For Immediate Release, November 21, 2011
Contact: Michael Robinson, (575) 313-7017
A Jaguar Again Roams Southern Arizona
Rare Big Cat Makes Another Run at Returning to the United States
TUCSON, Ariz.— For the first time since 2009, a jaguar has been found roaming the wilds of southern Arizona. The jaguar was photographed by a hunter on Saturday and confirmed by Arizona Game and Fish to be a roughly 200-pound male in good condition.
“It’s heartening to see that at least one jaguar is back in southern Arizona,” said Michael Robinson of the Center for Biological Diversity. “Jaguars are an integral part of the mountains, deserts and forests of the Southwest where they have lived for many thousands of years. They are stunning animals that fascinate the imagination and help maintain the health of their prey and habitat.”
The last known jaguar in Arizona, named “Macho B,” died after being illegally trapped by a contractor for the Arizona Game and Fish Department. Macho B roamed Arizona from 1996 to 2009, but was never known to have mated.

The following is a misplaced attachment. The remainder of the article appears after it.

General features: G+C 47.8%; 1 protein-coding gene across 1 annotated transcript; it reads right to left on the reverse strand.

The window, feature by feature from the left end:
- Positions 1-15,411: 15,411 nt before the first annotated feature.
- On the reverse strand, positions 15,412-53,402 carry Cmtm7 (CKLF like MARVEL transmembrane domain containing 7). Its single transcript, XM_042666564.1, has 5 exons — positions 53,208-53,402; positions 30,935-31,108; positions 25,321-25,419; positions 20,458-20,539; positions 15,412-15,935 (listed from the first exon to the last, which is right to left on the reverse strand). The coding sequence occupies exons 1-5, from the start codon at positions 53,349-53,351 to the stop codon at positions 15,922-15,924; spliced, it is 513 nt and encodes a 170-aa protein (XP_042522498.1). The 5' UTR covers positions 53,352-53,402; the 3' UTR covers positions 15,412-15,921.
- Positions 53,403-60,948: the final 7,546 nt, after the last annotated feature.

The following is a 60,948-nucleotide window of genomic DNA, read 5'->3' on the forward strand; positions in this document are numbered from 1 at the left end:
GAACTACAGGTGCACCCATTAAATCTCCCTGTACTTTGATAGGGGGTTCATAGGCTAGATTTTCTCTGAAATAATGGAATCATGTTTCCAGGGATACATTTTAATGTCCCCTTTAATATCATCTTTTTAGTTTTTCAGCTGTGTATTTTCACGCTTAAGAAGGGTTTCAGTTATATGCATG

The new jaguar was treed by a hunter’s hounds over the weekend. The hunter is reported to have retrieved his dogs and gave the jaguar space to escape.
“Jaguars live and breed south of the border in Mexico and have repeatedly recolonized habitat in the southwestern United States,” said Robinson. “If we give them a chance and keep their movement corridors unobstructed, it is only a matter of time before we will have breeding animals in the U.S.”
Advocacy by the Center for Biological Diversity resulted in jaguars getting on the endangered species list in the U.S. in 1997, after decades of delay, and in garnering a court order requiring the U.S. Fish and Wildlife Service to develop a jaguar recovery plan and designate critical habitat where the jaguar’s recovery will be prioritized. A draft recovery plan and draft critical habitat rule are both expected next year.
The jaguar is the largest cat native to the western hemisphere, and the third largest globally, after tigers and lions. Jaguars are known to have roamed the southern U.S. from California to Louisiana. The last female jaguar in the U.S. was killed in 1963 in east-central Arizona, and no jaguar reproduction has been documented in the U.S. since then.